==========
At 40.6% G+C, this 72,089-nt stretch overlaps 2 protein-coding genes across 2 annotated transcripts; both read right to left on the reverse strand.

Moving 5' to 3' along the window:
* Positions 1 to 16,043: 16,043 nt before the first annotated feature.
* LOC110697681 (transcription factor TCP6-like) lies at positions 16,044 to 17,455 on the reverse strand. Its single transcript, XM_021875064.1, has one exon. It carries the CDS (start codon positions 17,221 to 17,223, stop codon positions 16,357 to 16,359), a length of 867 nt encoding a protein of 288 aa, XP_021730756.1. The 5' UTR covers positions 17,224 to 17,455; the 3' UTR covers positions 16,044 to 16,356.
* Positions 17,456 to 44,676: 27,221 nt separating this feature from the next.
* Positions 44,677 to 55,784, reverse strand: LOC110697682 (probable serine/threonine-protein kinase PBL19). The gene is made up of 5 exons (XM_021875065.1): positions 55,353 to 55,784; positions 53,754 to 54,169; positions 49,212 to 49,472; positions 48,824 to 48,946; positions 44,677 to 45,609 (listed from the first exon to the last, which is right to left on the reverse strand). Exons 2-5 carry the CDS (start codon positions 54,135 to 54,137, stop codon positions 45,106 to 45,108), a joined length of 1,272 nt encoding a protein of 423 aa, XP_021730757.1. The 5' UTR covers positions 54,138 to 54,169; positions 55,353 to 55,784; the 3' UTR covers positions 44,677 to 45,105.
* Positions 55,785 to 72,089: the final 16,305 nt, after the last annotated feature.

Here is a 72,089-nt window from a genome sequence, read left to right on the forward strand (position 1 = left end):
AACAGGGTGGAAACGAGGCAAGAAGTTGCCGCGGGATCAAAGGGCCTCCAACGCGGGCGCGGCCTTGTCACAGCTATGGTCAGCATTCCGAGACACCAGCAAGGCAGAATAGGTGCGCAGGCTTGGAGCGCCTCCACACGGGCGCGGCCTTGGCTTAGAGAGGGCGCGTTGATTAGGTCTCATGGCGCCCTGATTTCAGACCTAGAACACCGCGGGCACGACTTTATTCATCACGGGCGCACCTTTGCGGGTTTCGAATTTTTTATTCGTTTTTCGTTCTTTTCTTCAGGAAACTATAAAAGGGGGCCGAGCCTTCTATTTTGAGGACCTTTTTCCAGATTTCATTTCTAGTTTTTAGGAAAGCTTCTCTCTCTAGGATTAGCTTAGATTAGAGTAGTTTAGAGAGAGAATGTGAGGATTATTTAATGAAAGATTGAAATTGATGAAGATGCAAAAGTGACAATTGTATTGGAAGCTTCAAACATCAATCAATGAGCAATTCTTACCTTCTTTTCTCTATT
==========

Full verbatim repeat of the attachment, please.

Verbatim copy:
At 40.6% G+C, this 72,089-nt stretch overlaps 2 protein-coding genes across 2 annotated transcripts; both read right to left on the reverse strand.

Moving 5' to 3' along the window:
* Positions 1 to 16,043: 16,043 nt before the first annotated feature.
* LOC110697681 (transcription factor TCP6-like) lies at positions 16,044 to 17,455 on the reverse strand. Its single transcript, XM_021875064.1, has one exon. It carries the CDS (start codon positions 17,221 to 17,223, stop codon positions 16,357 to 16,359), a length of 867 nt encoding a protein of 288 aa, XP_021730756.1. The 5' UTR covers positions 17,224 to 17,455; the 3' UTR covers positions 16,044 to 16,356.
* Positions 17,456 to 44,676: 27,221 nt separating this feature from the next.
* Positions 44,677 to 55,784, reverse strand: LOC110697682 (probable serine/threonine-protein kinase PBL19). The gene is made up of 5 exons (XM_021875065.1): positions 55,353 to 55,784; positions 53,754 to 54,169; positions 49,212 to 49,472; positions 48,824 to 48,946; positions 44,677 to 45,609 (listed from the first exon to the last, which is right to left on the reverse strand). Exons 2-5 carry the CDS (start codon positions 54,135 to 54,137, stop codon positions 45,106 to 45,108), a joined length of 1,272 nt encoding a protein of 423 aa, XP_021730757.1. The 5' UTR covers positions 54,138 to 54,169; positions 55,353 to 55,784; the 3' UTR covers positions 44,677 to 45,105.
* Positions 55,785 to 72,089: the final 16,305 nt, after the last annotated feature.

Here is a 72,089-nt window from a genome sequence, read left to right on the forward strand (position 1 = left end):
AACAGGGTGGAAACGAGGCAAGAAGTTGCCGCGGGATCAAAGGGCCTCCAACGCGGGCGCGGCCTTGTCACAGCTATGGTCAGCATTCCGAGACACCAGCAAGGCAGAATAGGTGCGCAGGCTTGGAGCGCCTCCACACGGGCGCGGCCTTGGCTTAGAGAGGGCGCGTTGATTAGGTCTCATGGCGCCCTGATTTCAGACCTAGAACACCGCGGGCACGACTTTATTCATCACGGGCGCACCTTTGCGGGTTTCGAATTTTTTATTCGTTTTTCGTTCTTTTCTTCAGGAAACTATAAAAGGGGGCCGAGCCTTCTATTTTGAGGACCTTTTTCCAGATTTCATTTCTAGTTTTTAGGAAAGCTTCTCTCTCTAGGATTAGCTTAGATTAGAGTAGTTTAGAGAGAGAATGTGAGGATTATTTAATGAAAGATTGAAATTGATGAAGATGCAAAAGTGACAATTGTATTGGAAGCTTCAAACATCAATCAATGAGCAATTCTTACCTTCTTTTCTCTATT